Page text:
Skin Biopsy

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Skin biopsy is performed in order to obtain tissue for further examination in the laboratory, typically through microscopy or tissue culture. Because of the relatively low risk of skin biopsy as compared with biopsy of other organs, and the ability to obtain a sample under simple local anesthesia, a skin biopsy can be safely and routinely performed in an outpatient or ambulatory setting, as well as an inpatient setting. The usual intent of skin biopsy is to further characterize the nature of a skin or eruption and assist in diagnosis by allowing histopathologic evaluation of a tissue sample.

After local anesthetic is administered, the tissue is removed and placed in a specimen container with an appropriate fixative, usually 10% formalin for permanent section diagnosis or Michel’s solution for immunofluorescence. The specimen is then sent to a pathology laboratory, where, after tissue fixation, slide preparation, and staining, a pathologist, dermatologist, or dermatopathologist can examine the specimen under a microscope. Alternatively, the tissue is placed in normal saline rather than a fixative for viral or bacterial laboratory cultures.

A skin biopsy is indicated to evaluate cutaneous growths when malignancy is a concern or to confirm the type of a known malignant (eg, basal cell carcinoma, squamous cell carcinoma, melanoma) prior to a more invasive surgical procedure.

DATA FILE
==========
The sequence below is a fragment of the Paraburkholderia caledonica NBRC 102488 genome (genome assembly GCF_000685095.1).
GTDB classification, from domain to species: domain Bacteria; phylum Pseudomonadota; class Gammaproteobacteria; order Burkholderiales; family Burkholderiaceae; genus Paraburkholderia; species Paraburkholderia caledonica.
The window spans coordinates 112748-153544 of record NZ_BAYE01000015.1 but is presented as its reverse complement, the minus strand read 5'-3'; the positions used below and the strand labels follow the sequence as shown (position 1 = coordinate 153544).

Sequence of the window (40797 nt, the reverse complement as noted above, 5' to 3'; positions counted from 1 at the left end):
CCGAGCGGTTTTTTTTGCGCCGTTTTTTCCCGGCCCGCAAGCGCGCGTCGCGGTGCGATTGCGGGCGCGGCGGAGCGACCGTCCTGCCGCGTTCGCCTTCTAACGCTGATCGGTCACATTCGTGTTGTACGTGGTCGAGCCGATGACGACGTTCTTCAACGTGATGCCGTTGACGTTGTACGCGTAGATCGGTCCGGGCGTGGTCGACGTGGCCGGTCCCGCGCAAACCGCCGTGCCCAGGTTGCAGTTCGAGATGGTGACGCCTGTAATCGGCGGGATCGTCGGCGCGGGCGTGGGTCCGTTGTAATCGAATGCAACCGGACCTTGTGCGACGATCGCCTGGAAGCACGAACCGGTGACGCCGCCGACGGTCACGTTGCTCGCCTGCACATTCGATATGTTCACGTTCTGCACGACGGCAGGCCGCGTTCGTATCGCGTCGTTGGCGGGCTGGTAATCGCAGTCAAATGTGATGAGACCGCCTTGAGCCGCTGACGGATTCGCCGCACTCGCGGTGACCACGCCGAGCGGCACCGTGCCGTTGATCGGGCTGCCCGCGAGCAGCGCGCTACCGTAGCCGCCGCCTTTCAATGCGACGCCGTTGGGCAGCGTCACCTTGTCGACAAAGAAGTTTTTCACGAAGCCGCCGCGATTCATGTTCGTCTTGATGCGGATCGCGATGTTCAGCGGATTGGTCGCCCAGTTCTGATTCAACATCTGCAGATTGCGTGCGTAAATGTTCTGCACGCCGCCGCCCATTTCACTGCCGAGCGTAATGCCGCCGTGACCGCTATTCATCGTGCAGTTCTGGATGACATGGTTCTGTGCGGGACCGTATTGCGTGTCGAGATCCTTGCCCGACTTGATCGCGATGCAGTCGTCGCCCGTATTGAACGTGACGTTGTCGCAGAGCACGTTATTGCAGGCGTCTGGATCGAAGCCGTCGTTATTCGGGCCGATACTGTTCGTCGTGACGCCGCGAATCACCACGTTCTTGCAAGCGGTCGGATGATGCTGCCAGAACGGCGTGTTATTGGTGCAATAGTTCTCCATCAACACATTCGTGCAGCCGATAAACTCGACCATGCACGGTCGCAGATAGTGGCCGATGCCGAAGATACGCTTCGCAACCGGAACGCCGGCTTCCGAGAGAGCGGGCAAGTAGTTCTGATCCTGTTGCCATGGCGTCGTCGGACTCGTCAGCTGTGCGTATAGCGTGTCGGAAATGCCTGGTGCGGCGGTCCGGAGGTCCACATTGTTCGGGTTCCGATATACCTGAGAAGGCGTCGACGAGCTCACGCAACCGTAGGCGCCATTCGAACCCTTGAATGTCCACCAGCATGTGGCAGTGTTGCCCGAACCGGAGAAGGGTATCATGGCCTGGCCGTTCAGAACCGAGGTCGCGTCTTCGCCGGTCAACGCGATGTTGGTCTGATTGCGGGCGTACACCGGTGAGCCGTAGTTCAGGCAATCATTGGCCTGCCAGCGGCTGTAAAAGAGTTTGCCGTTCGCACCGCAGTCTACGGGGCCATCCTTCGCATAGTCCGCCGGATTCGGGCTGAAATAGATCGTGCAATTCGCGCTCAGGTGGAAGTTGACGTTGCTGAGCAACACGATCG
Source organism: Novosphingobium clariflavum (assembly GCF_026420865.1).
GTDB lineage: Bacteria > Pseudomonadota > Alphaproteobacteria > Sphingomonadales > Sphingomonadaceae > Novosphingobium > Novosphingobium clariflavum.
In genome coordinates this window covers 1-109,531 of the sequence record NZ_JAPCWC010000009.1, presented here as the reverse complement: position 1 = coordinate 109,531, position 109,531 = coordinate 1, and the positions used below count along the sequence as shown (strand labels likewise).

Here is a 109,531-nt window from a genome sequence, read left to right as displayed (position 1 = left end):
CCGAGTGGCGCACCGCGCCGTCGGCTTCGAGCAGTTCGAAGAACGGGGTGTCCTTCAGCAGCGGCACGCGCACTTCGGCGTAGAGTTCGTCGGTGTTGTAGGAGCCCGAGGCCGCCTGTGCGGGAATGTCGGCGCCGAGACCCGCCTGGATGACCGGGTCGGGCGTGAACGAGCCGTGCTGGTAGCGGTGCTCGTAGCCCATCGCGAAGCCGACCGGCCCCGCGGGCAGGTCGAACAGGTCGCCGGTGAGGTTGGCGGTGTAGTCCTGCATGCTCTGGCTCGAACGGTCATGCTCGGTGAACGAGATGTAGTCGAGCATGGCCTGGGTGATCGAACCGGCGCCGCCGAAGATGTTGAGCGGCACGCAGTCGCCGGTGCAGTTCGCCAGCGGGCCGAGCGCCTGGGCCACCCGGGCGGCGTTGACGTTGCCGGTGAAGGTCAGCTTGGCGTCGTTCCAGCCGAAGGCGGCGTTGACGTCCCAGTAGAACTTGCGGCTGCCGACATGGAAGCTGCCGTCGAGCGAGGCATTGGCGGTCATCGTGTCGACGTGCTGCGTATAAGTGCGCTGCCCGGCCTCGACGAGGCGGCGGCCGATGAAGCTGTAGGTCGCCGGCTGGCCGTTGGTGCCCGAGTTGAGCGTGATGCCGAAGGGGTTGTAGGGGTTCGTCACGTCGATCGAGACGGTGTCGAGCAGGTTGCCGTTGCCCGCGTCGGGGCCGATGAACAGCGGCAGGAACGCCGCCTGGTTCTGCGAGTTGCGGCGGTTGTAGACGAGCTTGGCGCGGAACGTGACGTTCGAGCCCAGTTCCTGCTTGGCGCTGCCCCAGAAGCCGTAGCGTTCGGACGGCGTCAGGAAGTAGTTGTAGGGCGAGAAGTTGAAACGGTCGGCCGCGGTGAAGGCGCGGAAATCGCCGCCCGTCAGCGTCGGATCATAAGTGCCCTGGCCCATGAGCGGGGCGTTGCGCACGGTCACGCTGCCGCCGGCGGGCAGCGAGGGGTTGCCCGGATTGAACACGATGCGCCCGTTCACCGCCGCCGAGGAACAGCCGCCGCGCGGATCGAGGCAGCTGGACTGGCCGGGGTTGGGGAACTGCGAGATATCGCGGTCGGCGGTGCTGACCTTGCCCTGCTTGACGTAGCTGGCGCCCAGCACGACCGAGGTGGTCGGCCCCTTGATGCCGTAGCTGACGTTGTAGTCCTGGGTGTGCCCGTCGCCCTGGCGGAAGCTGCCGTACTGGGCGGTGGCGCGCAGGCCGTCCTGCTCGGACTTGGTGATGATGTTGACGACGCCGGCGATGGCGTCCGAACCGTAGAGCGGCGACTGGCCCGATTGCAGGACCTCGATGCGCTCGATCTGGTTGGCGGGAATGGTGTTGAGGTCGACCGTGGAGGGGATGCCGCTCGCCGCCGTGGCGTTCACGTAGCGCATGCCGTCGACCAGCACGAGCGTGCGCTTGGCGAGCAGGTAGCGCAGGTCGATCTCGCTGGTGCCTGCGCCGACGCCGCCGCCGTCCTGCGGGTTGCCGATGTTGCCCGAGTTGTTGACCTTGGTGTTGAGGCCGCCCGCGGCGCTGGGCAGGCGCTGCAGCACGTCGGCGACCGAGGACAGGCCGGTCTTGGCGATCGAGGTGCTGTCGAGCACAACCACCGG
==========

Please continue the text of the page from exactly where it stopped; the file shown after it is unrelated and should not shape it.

Skin biopsies are also indicated for cutaneous eruptions to clarify the diagnosis when multiple etiologies are being considered. [1] The best biopsy to assess an eruption, as opposed to a tumor or growth, is a punch biopsy owing to the ability to evaluate the epidermal, dermal, and subcutaneous tissue for histological examination. A punch biopsy is accomplished with a circular or elliptically shaped blade that is driven vertically into the skin in a direction perpendicular to the cutaneous plane, usually to the level of the subcutaneous tissue. The punch instrument can be used for diagnostic and therapeutic purposes. By definition, a biopsy is used to sample tissue in order to investigate a clinical lesion or eruption further, but not necessarily to attempt complete lesion removal. At times, however, a punch biopsy removes the entire skin lesion.

A shave biopsy, in which a blade is used to remove epidermis and partial or complete dermis with a horizontal and partially oblique direction, allows for evaluation of the epidermis with or without the superficial dermis but does not provide a great representation of the subcutaneous tissue compared with other biopsy methods.